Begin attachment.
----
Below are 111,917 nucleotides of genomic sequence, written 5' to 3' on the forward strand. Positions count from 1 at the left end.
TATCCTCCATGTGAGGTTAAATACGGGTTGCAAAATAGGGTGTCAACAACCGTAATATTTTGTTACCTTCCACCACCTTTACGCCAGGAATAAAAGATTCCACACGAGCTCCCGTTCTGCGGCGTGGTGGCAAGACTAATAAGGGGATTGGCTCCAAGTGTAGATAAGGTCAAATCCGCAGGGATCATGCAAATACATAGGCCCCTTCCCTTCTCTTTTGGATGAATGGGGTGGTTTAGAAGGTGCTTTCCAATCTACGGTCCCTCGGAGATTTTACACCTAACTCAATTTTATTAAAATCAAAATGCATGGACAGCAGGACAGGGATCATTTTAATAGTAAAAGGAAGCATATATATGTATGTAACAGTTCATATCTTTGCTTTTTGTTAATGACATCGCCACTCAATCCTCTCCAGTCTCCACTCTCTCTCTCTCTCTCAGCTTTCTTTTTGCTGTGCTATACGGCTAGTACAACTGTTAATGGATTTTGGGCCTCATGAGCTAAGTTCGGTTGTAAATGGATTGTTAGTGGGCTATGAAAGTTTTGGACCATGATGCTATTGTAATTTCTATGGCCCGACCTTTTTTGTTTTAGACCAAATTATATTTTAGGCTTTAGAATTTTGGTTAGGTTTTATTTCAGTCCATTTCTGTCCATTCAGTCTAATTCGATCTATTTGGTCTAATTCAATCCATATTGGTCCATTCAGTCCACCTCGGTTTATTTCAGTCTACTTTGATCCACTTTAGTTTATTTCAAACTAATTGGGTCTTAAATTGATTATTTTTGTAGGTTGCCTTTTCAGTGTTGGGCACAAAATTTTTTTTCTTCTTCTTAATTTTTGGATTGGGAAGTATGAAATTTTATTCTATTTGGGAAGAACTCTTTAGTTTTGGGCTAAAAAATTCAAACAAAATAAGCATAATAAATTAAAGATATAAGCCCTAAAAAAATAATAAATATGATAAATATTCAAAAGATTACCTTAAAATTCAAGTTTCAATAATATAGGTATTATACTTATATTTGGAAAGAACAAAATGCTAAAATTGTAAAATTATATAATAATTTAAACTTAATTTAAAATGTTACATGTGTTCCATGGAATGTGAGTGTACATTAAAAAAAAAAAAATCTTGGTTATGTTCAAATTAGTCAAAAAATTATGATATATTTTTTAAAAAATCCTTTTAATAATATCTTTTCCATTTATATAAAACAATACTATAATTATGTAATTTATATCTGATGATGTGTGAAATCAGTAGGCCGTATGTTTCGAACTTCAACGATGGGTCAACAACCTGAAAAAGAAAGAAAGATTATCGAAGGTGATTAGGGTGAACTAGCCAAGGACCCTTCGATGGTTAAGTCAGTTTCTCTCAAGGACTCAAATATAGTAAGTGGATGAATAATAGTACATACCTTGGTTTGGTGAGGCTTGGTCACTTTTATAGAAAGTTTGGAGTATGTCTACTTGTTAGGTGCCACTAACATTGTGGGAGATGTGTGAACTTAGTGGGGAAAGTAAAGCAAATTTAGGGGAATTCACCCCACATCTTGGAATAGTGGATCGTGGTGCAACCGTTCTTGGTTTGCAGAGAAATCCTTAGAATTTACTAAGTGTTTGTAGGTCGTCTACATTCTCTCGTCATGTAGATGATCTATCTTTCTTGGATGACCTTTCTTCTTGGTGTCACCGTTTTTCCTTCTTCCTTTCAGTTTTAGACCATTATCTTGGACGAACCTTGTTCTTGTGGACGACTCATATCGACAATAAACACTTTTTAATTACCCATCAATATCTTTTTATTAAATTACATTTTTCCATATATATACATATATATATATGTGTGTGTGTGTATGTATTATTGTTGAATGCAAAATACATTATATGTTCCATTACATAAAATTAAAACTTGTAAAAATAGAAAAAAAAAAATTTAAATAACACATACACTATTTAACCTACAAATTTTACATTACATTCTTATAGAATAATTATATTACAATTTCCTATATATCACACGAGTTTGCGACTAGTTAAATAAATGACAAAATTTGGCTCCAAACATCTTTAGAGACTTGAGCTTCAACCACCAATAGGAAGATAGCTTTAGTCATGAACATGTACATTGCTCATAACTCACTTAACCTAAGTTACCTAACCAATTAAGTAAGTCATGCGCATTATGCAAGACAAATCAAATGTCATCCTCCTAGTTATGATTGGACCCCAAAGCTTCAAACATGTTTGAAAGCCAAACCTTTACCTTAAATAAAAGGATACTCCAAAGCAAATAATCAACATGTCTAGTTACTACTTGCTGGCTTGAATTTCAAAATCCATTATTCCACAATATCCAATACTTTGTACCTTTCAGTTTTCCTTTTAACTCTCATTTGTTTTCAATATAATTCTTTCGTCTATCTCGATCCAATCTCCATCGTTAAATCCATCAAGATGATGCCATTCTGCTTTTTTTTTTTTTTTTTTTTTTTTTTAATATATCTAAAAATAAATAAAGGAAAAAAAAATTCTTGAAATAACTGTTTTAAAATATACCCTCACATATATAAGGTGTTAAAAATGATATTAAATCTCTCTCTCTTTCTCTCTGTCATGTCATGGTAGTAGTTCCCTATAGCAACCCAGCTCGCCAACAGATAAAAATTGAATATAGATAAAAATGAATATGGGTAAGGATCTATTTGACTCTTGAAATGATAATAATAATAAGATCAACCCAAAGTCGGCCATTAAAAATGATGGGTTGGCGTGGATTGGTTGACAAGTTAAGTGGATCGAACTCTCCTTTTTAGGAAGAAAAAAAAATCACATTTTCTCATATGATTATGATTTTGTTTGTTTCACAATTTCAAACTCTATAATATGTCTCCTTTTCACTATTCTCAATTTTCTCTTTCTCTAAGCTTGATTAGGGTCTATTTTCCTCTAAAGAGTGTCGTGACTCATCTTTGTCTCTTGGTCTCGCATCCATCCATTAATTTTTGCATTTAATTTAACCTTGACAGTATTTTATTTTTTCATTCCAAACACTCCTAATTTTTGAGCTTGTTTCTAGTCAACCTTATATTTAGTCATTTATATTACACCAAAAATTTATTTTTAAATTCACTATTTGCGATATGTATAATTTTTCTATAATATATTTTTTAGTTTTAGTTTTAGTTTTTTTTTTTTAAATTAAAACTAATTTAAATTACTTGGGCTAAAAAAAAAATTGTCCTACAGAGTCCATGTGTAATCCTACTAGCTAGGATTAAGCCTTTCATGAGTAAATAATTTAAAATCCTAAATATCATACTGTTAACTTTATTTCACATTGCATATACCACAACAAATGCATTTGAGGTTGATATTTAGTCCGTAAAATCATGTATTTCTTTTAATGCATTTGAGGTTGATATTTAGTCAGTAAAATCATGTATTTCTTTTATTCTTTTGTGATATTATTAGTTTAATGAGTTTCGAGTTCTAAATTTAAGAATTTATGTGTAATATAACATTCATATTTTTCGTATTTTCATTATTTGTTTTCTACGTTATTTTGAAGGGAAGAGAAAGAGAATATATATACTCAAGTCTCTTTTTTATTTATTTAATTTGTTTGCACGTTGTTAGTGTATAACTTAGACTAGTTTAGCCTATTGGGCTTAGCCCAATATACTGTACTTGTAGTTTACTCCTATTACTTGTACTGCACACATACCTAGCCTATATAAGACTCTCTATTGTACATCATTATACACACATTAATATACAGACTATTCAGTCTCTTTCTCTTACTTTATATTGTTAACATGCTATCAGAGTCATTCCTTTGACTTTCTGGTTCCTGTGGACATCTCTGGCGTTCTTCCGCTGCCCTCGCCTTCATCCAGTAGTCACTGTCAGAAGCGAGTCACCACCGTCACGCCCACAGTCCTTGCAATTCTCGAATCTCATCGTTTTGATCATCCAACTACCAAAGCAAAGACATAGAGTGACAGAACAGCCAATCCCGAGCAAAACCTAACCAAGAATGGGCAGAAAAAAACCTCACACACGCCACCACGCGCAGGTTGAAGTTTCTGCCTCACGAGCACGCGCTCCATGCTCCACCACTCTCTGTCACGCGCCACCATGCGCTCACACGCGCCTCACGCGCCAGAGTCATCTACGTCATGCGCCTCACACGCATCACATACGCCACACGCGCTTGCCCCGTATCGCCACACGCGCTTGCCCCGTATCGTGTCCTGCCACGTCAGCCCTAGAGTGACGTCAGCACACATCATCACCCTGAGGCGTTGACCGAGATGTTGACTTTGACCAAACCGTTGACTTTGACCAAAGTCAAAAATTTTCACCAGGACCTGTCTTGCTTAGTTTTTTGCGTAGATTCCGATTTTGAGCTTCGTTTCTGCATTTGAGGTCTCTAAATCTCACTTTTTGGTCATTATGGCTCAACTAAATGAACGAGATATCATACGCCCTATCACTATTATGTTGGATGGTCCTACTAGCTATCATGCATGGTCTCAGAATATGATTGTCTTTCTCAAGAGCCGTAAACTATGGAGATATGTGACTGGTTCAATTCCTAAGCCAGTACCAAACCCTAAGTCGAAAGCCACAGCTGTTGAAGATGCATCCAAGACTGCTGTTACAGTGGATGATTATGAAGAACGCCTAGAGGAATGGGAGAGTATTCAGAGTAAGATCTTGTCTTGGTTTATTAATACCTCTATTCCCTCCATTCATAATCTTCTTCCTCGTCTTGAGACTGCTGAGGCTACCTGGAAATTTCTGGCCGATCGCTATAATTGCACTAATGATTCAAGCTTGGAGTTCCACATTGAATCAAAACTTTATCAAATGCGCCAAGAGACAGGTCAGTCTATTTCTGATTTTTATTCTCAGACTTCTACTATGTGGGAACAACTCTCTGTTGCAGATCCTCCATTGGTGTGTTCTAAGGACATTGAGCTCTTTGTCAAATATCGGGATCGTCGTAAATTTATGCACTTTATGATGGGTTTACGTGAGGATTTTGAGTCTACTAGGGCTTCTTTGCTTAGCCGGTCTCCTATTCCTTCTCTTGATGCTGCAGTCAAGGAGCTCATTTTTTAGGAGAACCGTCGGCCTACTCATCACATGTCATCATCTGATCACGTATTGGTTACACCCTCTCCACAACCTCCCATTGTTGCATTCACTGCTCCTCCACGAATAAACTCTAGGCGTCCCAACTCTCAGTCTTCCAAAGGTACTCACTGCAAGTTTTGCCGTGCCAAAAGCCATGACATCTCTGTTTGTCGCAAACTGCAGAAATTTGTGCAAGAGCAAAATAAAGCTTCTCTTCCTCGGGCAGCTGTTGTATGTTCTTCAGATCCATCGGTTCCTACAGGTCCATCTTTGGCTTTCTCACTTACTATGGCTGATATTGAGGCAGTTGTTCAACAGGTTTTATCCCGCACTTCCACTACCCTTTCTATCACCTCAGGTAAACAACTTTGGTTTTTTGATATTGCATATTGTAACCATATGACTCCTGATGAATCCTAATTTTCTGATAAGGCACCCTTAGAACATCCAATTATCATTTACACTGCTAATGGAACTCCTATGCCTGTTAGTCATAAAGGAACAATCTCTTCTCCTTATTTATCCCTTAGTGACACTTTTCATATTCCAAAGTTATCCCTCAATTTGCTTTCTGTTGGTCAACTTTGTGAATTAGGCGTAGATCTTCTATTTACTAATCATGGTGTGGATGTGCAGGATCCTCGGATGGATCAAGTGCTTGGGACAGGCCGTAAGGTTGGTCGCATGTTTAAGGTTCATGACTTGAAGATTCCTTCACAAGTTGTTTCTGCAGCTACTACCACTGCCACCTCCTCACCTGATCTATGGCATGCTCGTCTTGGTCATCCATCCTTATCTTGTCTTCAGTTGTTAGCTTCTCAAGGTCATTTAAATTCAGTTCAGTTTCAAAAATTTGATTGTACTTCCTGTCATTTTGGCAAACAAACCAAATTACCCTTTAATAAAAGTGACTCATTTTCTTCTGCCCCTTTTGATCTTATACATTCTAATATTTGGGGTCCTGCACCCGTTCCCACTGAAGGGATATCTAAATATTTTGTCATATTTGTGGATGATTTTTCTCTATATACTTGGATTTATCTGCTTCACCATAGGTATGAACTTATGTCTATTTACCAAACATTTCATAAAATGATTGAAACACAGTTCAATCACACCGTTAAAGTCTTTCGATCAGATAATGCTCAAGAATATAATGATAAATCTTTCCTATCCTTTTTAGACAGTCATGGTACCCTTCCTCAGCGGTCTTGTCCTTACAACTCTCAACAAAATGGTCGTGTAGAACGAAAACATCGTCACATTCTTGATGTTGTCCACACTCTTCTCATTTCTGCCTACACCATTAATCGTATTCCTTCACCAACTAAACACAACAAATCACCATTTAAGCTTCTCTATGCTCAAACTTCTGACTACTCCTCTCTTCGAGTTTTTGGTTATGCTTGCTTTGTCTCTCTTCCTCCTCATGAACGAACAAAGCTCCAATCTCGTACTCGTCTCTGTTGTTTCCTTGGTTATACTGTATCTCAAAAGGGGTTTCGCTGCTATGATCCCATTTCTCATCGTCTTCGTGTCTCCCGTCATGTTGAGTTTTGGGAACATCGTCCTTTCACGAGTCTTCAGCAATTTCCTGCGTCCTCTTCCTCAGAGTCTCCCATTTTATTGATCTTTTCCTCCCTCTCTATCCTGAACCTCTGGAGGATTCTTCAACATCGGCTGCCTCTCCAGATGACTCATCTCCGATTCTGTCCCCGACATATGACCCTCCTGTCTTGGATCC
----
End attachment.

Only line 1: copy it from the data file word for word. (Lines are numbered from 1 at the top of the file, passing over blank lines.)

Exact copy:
Below are 111,917 nucleotides of genomic sequence, written 5' to 3' on the forward strand. Positions count from 1 at the left end.